One shot wonder
In contrast to its simple storyline, 1917’s technical approach is anything but, with its approach becoming one of the most elaborate and impressive undertakings in film in quite some time, being told in real time via one shot which follows our heroes throughout their journey.
Although certainly not innovative – directors like Alejandro Gonzalez Iñarritu and Alfonso Cuarón in particular have recently popularized this type of shot – 1917 takes the technique further in its complexity by mixing such a large variety of landscapes, characters and action, immersing audiences into the hell that was World War I and providing one of the most harrowing and tense films in recent years.
George Mackay & Dean-Charles Chapman
For all the Awards talk surrounding 1917, it’s strange that almost none of it has gone to it’s two magnificent leads, George Mackay & Dean-Charles Chapman. The young actors are a crucial part of what makes the film work and they deserve praise for being able to carry such a physically demanding role while also delivering such emotionally affecting performances.
Usually, when a film carries a personal connection to the director telling the story, that emotional weight is usually passed on to its audience. Here, the emotional link that Mendes has with the story is carried throughout the movie, lending a palpable feeling of appreciation and love, not to his own grandfather, but also to the soldiers who went through unimaginable conditions during this dark and violent period.
Additionally, the direction is impeccable considering the huge amount of rehearsal and work that it took to coordinate every department for a movie of this size and with the use of such a complicated filming style without letting the production take over the story’s soul and humanity.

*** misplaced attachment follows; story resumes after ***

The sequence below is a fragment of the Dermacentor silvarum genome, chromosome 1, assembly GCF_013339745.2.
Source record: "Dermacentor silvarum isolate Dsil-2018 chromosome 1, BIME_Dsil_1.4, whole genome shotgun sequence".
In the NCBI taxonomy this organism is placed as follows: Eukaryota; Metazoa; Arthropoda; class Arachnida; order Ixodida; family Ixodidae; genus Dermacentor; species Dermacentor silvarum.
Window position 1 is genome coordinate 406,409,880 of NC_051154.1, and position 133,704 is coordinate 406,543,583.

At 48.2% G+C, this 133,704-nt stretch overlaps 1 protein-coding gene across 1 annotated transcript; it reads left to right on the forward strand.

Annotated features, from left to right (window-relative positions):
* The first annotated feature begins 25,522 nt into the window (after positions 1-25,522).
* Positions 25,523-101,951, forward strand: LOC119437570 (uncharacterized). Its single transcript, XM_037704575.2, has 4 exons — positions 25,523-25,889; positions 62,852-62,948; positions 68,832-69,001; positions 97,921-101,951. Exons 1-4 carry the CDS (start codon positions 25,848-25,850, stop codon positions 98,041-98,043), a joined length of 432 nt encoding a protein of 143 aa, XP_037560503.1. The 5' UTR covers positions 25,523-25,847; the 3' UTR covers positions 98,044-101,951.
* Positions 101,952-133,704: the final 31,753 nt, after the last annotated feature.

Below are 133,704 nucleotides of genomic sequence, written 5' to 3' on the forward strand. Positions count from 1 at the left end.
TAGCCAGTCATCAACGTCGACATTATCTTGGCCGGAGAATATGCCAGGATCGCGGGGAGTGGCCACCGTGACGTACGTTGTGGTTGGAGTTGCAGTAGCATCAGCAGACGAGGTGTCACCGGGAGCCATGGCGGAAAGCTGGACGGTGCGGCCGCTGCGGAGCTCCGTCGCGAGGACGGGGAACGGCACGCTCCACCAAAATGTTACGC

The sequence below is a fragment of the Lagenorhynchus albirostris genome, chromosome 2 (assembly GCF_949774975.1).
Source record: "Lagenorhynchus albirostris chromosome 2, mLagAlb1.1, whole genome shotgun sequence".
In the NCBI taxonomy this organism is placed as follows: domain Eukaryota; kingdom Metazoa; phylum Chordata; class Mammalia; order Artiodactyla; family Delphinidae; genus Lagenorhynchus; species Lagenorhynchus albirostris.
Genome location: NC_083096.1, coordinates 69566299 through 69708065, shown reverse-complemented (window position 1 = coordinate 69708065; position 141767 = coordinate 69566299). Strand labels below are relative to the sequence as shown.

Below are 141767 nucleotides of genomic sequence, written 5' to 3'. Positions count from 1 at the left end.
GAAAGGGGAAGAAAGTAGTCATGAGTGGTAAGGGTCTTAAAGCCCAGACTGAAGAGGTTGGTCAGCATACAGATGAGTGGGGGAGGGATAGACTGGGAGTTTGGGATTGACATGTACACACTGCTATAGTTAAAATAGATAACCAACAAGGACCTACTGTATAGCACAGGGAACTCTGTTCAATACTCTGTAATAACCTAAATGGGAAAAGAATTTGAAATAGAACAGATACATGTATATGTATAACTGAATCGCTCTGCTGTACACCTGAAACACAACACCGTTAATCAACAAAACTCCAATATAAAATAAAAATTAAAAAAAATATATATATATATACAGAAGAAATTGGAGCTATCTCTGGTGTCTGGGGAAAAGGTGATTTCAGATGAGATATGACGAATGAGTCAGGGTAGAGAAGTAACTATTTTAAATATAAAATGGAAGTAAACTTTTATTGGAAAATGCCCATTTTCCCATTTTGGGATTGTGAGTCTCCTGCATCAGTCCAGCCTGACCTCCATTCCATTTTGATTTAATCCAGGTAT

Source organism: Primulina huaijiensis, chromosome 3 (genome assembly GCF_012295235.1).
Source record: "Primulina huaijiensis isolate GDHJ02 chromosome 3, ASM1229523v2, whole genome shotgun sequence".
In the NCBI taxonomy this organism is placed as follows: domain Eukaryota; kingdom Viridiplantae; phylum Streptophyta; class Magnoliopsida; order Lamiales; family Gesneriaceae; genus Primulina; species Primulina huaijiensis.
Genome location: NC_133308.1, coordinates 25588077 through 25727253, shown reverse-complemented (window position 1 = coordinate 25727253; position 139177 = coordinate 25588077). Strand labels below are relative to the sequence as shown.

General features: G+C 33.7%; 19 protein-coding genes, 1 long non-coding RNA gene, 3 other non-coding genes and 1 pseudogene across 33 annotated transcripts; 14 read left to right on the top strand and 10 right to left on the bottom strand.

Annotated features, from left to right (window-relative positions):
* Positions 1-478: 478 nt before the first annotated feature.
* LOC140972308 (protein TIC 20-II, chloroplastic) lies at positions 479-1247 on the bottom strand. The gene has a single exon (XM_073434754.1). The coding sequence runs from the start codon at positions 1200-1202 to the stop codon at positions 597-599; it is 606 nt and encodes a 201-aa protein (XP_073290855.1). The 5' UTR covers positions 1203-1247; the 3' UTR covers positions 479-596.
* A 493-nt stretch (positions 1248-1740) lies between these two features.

Mendes reunites with his usual composer Thomas Newman to score 1917 and his music – as one is to expect from a man who has been nominated 13 times for Academy Awards – is exceptional… as long as you’re watching the film. Yet this shouldn’t be seen as a flaw.
Because this was designed as an immersive experience, its score consists mostly of music which emphasizes ambiance over melody, a clear decision by Mendes and Newman to heighten the different emotions they want their audience to feel. Therefore, soundtrack enthusiasts might not find themselves listening to it repeatedly despite it working to perfection when watching the actual film.
However, there are two absolutely stellar tracks which guaranteed Newman his 14 nomination for an Academy Award.
- Sixteen Hundred Men
- The Night Window
SCHOFIELD: Why in God’s name did you have to choose me?
BLAKE: I didn’t know what I was picking you for.
- Over 5,200 feet of trenches were dug for the film (just under one mile)
- This was a technically challenging film for Sam Mendes to direct, yet one of the biggest headaches for the film crew came from a cigarette lighter that wouldn’t work on cue in the scene and resulted in several takes until it did. This minor problem resulted in the best part of a day’s filming being wasted.
- It took 6 months for the actors to rehearse the movie before shooting started.
WARNING: Some spoilers follow
- For an interactive and interesting look behind the scenes, you can visit https://intothetrenches.1917.movie/